One of the most interesting things to come out of China’s Foreign Minister Wang Yi’s four-nation tour of Southeast Asia this weekend was the announcement that the Philippines and China have formally signed off on a deal to build a railway linking two former U.S. military bases on the island of Luzon.
The 71-kilometer single-track freight line will link Subic Bay Freeport Zone and Clark International Airport, which once housed two of the largest American military bases outside the U.S.
Chinese Ambassador Huang Xilian described the $940 million railway as the biggest Chinese government-funded project in the Philippines to date. “Our cooperation continues! China and the Philippines just signed the commercial contract for the Subic-Clark railway project,” Huang effused in a post on Facebook.
The ambassador said that the railway will take an estimated 42 months to construct, by which time it would lead to improvements “in logistic efficiency and other economic activities” in the surrounding region. “Once completed, the railway will build resilient linkages between the commercial zones along the Subic-Clark corridor,” he wrote.
The agreement underscores the closeness of China and the Philippines since President Rodrigo Duterte took office in 2016, during which time Duterte has soft-pedaled disputes in the South China Sea, and sought to tap Beijing for much-needed infrastructure funding.
During Foreign Minister Wang’s visit on the weekend, he repeated past pledges on infrastructure funding and said that China planned to donate 500,000 doses of coronavirus vaccine to the Philippines in line with a previous commitment by President Xi Jinping. A week earlier, the Philippines secured 25 million doses of Chinese company Sinovac Biotech’s CoronaVac.
“He [Wang] announced that China will donate 500,000 doses of Covid-19 vaccine to the Philippines. He likewise affirmed China’s resolve to do everything to ensure that vaccines become a global good,” the Palace said in a statement. A statement from Duterte’s office also confirmed that Wang Yi had also “announced the finalization” of the Subic-Clark Railway Project agreement “this week.”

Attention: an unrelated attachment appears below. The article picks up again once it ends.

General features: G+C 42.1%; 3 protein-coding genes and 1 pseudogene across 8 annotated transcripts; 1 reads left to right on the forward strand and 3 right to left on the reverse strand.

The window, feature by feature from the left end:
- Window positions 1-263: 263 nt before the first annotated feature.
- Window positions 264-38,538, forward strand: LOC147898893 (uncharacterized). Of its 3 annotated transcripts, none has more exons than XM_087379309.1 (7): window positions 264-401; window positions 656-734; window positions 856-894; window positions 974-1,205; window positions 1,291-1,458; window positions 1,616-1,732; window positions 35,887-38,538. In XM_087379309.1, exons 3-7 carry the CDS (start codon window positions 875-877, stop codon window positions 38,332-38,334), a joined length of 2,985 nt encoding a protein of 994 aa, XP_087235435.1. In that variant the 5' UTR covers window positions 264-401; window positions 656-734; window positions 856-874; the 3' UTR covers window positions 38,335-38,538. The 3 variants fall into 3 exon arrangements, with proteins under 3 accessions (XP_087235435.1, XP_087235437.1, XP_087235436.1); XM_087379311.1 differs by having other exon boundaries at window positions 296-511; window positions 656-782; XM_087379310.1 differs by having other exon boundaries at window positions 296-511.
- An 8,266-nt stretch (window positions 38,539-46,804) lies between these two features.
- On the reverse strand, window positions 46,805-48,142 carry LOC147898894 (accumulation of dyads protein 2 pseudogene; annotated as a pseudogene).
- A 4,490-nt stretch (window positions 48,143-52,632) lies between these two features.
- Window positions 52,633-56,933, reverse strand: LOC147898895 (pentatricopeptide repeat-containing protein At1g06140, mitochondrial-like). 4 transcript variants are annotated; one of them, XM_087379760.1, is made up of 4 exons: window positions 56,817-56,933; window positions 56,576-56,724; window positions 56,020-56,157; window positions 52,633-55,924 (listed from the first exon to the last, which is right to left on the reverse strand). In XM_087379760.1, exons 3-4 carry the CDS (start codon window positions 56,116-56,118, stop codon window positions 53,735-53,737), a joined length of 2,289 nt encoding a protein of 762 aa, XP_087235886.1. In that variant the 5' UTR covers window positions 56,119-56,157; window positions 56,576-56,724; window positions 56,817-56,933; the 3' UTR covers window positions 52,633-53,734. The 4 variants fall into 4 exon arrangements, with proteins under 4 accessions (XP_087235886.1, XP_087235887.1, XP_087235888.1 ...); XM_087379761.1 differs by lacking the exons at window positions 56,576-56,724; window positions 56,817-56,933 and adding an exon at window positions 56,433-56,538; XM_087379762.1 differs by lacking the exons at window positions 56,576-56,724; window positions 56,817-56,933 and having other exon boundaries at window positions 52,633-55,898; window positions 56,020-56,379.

Subic Bay was the site of a massive U.S. naval station that functioned as the “service station and supermarket” for Washington’s globe-spanning naval armada. Seized by the U.S. after its victory in the Spanish-American War in 1898, it would go on to play a key role in every U.S. overseas engagement of the twentieth century. When the Americans withdrew in 1992, the area was transformed into the Subic Bay Freeport Zone. A similar transition has been made at the former U.S. Clark Air Base to the northeast, which was closed after the eruption of Mount Pinatubo in mid-1991.
Given the region’s history and importance to the global projection of U.S. power, the construction of a Chinese-funded railway between the two former bases is highly symbolic of the shifting relations of power in Southeast Asia (as I have written elsewhere).
Yet past experience suggests that the announcement should not be taken at face value. While Beijing has promised the Duterte administration billions in financing for the “Build, Build, Build” infrastructure program, few projects have actually eventuated. After well-publicized MoU signing ceremonies, many have subsequently hit bureaucratic snags around land acquisitions and permitting.
Part of the problem is the complex, polycentric nature of the Philippines’ bureaucratic state; part, also, is due to the warm feelings of many Filipinos toward the country’s former colonial power, and a resistance to the Duterte administration’s embrace of Chinese largess. While Duterte’s unexpected election has granted China a significant strategic opening, there are limits to how far the relationship has been able to proceed.